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Understanding Probation Violation GA
In Georgia, those found guilty of a misdemeanor or felony might have a chance to fulfill their sentence out of custody if the court issues a probation order. Established under O.C.G.A. §42-8-35, probation allows a convicted person or an individual sentenced under a first offender arrangement to avoid incarceration by living freely under the supervision of a probation officer. If the probationer violates the terms and special conditions of his or her probation, the probational privileges awarded to them can be withdrawn, and the probationer may face prison time.
If you or somebody you love has been accused of a probation violation in GA, seeking representation from a trusted criminal defense attorney can help you protect your freedom. Read on to learn more about potential penalties and your rights and options under Georgia law from the experts at The Law Ladies.
Georgia Probation Rules
While probation is preferable to prison time, its relative flexibility does come at a cost. When a judge issues a probation order, they usually outline a series of rules regarding the offender’s conduct.
Common terms and conditions of probation in Georgia include:
- Regularly reporting with your probation officer.
- Loss of gun rights.
- Drug or alcohol testing, counseling, or treatment.
- Participating in community service.
- Maintaining steady employment.
- Submitting to randomly scheduled home searches.
- Refraining from contact with certain individuals or places.
- Paying restitution to the victim(s).
- Following all areas of the law.
As a probationer, it’s always in your best interest to follow these requirements, but mistakes or lapses in judgment can and do happen. Unfortunately, many people find their probation requirements extremely difficult to fulfill — sometimes at no fault of their own. When this happens, having a skilled defense lawyer on your side is essential.
Georgia Probation Management
As a probationer, you will likely receive frequent visitations by a probation officer or supervisor from Georgia Probation Management or the Georgia Department of Corrections.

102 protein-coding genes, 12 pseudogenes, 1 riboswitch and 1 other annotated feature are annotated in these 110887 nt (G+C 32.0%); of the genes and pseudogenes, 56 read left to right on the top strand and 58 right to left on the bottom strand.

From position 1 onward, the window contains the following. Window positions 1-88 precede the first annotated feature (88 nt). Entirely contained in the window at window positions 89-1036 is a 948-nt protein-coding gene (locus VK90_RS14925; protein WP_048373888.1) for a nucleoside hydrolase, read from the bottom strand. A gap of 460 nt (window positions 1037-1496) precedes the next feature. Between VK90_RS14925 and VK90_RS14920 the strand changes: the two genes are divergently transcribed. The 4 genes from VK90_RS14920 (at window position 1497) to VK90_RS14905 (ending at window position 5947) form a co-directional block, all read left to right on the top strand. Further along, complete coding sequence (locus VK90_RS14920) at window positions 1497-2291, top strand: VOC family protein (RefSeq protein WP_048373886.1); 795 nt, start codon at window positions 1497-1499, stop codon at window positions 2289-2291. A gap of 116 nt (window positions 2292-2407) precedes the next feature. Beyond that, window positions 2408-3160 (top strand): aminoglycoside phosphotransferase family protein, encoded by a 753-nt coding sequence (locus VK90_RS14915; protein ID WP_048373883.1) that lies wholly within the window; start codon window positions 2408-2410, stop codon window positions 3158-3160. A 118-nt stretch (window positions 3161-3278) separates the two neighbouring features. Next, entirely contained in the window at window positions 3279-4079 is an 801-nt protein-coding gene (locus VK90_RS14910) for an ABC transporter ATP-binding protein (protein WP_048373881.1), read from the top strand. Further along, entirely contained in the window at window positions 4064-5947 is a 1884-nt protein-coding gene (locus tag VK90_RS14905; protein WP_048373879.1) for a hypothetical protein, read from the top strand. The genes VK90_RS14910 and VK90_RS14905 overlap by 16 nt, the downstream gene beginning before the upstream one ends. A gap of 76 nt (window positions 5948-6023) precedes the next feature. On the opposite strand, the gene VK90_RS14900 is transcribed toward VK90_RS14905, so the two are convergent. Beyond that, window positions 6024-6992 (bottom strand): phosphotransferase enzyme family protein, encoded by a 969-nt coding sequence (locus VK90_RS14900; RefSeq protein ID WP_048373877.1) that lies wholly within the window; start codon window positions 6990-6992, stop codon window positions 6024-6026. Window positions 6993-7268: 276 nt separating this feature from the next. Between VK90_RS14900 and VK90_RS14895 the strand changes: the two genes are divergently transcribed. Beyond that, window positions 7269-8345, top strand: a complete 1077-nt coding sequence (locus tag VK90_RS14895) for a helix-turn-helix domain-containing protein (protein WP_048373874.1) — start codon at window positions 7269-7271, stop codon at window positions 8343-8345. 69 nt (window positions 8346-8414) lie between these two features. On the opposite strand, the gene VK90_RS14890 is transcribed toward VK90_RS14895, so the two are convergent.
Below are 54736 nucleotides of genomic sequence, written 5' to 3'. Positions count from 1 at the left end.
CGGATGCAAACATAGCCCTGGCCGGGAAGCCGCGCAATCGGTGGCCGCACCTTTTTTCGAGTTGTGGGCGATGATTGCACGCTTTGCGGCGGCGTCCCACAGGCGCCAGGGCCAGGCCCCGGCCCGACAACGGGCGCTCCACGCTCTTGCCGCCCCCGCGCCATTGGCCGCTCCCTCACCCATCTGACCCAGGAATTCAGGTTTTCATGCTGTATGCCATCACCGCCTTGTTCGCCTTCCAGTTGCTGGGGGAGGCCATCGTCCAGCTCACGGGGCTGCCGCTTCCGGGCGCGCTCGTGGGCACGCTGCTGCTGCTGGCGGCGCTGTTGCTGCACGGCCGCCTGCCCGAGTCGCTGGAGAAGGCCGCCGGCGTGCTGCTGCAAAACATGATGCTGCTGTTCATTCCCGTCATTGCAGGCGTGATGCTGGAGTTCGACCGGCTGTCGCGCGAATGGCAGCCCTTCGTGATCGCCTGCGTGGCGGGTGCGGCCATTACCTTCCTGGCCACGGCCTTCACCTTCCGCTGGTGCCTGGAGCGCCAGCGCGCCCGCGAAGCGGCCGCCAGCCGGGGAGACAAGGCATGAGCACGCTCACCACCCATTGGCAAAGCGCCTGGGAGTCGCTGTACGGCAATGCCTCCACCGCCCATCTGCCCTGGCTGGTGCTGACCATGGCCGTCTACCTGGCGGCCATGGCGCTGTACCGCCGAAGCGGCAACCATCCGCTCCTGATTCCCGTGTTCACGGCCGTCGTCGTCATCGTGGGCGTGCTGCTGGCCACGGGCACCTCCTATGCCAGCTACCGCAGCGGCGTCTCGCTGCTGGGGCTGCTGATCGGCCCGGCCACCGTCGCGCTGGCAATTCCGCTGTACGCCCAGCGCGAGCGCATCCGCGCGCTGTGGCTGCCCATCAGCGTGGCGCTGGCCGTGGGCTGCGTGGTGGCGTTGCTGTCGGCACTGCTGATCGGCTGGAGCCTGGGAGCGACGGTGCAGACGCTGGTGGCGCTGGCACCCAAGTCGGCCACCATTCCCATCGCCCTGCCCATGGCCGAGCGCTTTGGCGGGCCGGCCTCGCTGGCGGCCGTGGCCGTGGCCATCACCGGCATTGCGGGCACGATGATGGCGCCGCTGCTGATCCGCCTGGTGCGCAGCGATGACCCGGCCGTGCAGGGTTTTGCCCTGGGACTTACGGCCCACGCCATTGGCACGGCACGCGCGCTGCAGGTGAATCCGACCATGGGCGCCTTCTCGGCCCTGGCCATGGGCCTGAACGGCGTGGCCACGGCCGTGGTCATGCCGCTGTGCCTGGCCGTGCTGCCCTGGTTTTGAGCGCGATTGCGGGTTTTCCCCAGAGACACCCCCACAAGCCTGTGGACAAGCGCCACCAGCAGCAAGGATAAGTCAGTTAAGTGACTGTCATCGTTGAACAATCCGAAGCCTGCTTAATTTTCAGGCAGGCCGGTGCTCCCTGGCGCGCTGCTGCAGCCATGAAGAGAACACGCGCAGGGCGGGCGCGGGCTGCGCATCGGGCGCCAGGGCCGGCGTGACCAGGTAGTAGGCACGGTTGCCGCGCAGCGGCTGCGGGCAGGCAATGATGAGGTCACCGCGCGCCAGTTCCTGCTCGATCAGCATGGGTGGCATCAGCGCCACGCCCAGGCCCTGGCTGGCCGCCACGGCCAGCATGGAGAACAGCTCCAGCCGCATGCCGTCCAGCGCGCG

Your probation officer’s primary duty is supporting you and offering practical advice and information throughout your period of probation. While they may have your best interest at heart, however, this individual will also be responsible for ensuring that you follow the terms of your probation agreement. As such, they can and will report you if you violate probation.
Can GA Probation Management Report a Probation Violation?
Most probation violation accusations begin with the probation officer. It’s always best to reach out to a lawyer as soon as possible if you suspect that your probation officer may have witnessed a probation violation.
If a PO thinks the probationer has violated probation, they can have them arrested without a warrant. Alternatively, a probation warrant may be issued for their arrest.
Probation Violation Warrant GA
A probation violation warrant is a court order authorizing authorities to locate and arrest a person. The order is signed by a judge based upon the belief that the individual committed some kind of probation violation offense.
Some individuals are informed by their probation officer that a warrant will be issued. The majority of the time, however, a probationer is caught off guard and unexpectedly arrested.